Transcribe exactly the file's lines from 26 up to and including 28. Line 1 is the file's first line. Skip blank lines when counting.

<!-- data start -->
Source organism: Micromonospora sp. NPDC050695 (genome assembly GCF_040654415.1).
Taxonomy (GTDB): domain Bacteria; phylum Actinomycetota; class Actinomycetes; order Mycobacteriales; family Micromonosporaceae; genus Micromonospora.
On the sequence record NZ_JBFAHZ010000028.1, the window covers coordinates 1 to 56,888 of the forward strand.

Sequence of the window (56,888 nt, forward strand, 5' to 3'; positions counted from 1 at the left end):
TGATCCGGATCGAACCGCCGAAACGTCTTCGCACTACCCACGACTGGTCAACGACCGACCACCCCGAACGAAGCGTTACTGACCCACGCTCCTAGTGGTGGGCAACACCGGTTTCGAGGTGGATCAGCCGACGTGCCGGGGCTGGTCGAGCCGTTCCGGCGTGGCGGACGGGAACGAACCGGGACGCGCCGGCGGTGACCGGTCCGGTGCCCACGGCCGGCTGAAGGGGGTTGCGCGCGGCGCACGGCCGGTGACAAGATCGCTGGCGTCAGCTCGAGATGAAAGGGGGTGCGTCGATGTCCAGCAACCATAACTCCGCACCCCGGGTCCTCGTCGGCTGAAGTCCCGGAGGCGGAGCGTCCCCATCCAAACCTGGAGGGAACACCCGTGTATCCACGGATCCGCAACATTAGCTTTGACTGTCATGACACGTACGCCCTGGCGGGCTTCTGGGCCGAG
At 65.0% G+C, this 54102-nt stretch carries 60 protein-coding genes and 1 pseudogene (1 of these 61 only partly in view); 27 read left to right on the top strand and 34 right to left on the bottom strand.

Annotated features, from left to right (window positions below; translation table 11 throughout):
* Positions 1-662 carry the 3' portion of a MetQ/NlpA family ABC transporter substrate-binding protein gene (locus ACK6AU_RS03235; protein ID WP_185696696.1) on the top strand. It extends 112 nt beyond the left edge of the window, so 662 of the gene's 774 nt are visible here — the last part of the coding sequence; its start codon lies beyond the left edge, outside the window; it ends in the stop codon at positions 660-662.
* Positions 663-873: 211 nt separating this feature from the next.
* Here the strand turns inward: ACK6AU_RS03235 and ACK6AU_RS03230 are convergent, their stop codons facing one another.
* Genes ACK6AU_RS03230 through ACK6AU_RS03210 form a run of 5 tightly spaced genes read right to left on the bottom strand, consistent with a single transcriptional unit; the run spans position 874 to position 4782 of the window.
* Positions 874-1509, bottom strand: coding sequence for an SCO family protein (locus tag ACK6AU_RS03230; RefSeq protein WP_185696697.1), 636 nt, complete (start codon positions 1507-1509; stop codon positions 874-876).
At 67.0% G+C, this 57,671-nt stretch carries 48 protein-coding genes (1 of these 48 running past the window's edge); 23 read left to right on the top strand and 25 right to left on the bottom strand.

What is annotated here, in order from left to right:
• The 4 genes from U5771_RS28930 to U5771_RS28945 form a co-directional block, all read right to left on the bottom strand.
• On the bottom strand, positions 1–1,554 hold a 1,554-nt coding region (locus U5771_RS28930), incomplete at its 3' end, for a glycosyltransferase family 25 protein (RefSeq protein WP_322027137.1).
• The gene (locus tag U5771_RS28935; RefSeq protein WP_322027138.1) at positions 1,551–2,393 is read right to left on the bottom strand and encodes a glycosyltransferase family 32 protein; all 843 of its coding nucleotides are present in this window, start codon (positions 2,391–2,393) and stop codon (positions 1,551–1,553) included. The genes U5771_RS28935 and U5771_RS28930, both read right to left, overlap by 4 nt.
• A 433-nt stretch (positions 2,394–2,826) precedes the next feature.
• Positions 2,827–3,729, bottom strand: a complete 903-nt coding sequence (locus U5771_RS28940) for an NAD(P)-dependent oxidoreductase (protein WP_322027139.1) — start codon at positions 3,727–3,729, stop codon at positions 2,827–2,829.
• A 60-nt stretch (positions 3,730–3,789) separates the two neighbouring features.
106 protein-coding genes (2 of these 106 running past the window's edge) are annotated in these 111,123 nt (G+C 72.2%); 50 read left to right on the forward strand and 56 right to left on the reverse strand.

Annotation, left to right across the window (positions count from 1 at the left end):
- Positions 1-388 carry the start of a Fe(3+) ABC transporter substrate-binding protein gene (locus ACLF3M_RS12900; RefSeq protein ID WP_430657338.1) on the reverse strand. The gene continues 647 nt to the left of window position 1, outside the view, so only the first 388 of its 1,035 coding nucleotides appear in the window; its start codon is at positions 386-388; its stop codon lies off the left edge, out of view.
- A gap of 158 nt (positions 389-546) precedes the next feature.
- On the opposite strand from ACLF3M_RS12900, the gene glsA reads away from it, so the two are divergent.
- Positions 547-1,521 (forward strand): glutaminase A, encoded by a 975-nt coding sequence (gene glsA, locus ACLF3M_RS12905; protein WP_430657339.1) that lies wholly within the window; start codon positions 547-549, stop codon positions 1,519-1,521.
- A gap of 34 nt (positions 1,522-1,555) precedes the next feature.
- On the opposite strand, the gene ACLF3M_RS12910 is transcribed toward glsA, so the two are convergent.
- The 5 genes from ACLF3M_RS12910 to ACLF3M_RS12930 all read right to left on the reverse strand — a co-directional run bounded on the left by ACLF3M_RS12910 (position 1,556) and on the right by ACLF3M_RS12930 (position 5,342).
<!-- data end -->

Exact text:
- Positions 547-1,521 (forward strand): glutaminase A, encoded by a 975-nt coding sequence (gene glsA, locus ACLF3M_RS12905; protein WP_430657339.1) that lies wholly within the window; start codon positions 547-549, stop codon positions 1,519-1,521.
- A gap of 34 nt (positions 1,522-1,555) precedes the next feature.
- On the opposite strand, the gene ACLF3M_RS12910 is transcribed toward glsA, so the two are convergent.